I think this hard work thing ties us back to the religion thing as well. I must constantly work hard to be a better person, to tie myself in closer to G-d, to be more moral. But I know, at Yom Kippur, I will always say “I have sinned, forgive my transgressions.” My New Year’s  resolution this year was to act with more chesed (grace and loving-kindness): I have tried, but I must yet try harder.

            And then we come to the classroom. A lot of people come to UChicago resting on their laurels. I know I came resting on a few of our own. First year knocks most of those away, and many people feel ruined, or damaged, or hurt by this whoosh. Some of it, I am sure, is personal. (Some of it is also a matter of personal protection. I knew that I still had lengths to go in Chinese, but I cherished an idea of a proficiency that I didn’t quite yet have.) But some of it is societal too, perhaps. Does society assume that success automatically leads to success, without an interlude of failure?

            I guess it also comes to whether one sees success as a purely rational thing. I am of the opinion that it is not a purely rational thing: it is not guaranteed, and to think of it in a limited, rational context would be foolhardy at best and ignorant at worst. A lot of it is luck. A single twist of fate and my dad would’ve not succeeded at all. A single twist of fate, and I would have been born in Israel, doing my army service now. A single twist of fate, and I wouldn’t have been at UChicago, taking awesome classes and meeting amazing people and living in the wonderful city that is Chicago.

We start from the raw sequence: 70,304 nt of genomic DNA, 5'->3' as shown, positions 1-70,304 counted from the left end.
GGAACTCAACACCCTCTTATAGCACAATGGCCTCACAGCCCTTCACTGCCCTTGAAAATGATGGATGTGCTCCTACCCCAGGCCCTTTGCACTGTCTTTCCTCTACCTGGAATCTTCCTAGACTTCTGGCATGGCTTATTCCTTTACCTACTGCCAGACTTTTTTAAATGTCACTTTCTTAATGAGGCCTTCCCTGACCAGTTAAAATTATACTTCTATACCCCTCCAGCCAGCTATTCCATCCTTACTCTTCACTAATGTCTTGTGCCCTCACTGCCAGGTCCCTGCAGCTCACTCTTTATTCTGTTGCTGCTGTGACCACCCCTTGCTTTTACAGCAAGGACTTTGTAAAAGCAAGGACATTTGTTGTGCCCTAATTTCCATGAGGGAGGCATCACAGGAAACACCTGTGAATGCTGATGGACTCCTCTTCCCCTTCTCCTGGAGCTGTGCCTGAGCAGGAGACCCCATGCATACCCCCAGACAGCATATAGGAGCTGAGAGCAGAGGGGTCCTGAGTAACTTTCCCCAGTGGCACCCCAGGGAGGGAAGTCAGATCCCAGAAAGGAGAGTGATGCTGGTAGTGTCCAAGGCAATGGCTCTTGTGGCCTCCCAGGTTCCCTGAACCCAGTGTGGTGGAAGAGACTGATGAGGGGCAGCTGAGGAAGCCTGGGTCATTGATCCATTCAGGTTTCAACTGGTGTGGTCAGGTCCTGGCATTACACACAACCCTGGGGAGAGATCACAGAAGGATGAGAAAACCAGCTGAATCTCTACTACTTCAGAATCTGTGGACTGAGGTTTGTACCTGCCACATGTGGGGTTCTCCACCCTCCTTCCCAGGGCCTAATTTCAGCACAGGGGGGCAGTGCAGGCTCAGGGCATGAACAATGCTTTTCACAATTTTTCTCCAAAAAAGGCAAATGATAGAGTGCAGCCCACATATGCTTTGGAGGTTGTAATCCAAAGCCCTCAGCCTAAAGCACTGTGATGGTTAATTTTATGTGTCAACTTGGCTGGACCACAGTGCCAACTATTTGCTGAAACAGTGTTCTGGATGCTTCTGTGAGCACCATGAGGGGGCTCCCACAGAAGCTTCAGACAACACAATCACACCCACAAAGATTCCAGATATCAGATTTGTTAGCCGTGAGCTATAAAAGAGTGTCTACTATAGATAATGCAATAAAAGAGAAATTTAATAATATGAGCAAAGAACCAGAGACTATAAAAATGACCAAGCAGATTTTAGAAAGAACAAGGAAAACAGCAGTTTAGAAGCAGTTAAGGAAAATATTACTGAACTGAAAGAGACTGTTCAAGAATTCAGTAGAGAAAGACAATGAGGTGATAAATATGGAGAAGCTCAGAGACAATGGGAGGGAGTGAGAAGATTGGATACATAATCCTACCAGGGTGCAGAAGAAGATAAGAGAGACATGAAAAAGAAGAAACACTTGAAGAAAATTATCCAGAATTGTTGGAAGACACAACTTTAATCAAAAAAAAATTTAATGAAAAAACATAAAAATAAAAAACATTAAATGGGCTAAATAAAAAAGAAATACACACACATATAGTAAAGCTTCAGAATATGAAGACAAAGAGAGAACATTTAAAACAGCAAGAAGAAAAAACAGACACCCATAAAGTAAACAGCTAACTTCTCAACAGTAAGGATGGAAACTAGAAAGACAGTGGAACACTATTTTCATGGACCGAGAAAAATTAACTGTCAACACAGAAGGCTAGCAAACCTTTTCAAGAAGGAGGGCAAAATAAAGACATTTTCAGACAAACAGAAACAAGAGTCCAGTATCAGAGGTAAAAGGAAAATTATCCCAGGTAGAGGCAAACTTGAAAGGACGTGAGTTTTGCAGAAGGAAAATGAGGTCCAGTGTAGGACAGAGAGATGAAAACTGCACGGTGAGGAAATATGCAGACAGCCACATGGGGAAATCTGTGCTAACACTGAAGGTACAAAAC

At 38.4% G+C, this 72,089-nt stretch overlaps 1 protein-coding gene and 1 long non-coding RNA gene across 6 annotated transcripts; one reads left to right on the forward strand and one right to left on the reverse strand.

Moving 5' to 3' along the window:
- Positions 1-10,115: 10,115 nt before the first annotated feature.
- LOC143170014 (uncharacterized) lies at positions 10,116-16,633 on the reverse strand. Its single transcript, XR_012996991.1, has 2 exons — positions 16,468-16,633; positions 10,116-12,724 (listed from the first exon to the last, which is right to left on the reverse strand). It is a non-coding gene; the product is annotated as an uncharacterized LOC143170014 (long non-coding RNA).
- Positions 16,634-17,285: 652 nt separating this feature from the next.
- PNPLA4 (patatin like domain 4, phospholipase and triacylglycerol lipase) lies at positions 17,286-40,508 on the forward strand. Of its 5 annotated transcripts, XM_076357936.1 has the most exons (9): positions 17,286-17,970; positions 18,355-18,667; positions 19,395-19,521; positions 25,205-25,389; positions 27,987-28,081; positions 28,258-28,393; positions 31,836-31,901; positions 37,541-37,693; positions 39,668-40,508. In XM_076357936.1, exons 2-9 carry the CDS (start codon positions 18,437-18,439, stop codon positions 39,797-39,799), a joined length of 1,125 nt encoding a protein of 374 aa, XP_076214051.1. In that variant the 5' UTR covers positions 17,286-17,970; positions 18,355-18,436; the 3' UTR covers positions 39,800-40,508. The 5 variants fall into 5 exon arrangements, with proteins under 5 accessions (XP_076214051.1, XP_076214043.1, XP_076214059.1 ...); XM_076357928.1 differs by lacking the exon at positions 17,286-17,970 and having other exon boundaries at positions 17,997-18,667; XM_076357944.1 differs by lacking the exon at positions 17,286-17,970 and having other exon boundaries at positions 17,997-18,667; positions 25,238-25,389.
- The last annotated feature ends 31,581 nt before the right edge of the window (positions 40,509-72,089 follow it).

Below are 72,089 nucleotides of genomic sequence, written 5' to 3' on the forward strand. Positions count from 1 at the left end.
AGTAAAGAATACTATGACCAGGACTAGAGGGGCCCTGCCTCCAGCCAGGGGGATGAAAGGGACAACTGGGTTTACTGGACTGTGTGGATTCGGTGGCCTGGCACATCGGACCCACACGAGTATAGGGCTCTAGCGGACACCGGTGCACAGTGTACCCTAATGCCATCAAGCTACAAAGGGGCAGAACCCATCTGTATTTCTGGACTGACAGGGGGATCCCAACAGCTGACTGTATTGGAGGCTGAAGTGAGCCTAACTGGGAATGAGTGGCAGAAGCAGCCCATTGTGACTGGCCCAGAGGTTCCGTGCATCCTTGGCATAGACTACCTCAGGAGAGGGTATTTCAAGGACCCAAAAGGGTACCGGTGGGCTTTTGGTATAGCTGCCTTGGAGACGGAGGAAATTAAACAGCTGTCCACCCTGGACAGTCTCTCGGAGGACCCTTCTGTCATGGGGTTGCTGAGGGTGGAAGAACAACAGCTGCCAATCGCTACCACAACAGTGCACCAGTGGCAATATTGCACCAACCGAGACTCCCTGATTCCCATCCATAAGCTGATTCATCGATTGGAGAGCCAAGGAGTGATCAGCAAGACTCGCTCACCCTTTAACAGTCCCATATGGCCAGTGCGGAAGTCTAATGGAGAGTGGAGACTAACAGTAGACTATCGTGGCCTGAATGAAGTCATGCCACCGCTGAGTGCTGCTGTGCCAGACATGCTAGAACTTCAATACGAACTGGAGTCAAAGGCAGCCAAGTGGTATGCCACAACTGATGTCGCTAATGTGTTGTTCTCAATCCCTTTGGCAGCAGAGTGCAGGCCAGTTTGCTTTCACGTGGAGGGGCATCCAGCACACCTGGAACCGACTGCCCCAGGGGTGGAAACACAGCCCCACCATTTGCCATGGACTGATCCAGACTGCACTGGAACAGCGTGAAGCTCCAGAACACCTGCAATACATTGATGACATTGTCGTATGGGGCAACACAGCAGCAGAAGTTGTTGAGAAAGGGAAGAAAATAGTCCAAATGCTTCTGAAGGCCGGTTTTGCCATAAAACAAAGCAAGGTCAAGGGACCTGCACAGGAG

I guess this expands to linearity in general:  in assuming the purely rational, one cannot live in a real world where the rational simply doesn’t always happen. A fault of linearity is that it makes the shock that much worse, but it also makes one unable to spot often pressing matters.

Hell, I’m not even guaranteed success now. Do I want to succeed? Yes. Do I want to succeed wildly? I think so. Do I know the contours of my success? No. Do I know that I will have to work and work and work to get there? Yes. Do I have the will? G-d willing.

And will I get there if I work hard and know the contours of the success I want?

I don’t know. I can’t wait to find out. And I can’t wait to find out for you, either.

Footnote: I know someone who speaks more languages than several universities let you indicate on their application. He was told in kindergarten he would never get there. You know who you are, and I salute you for it.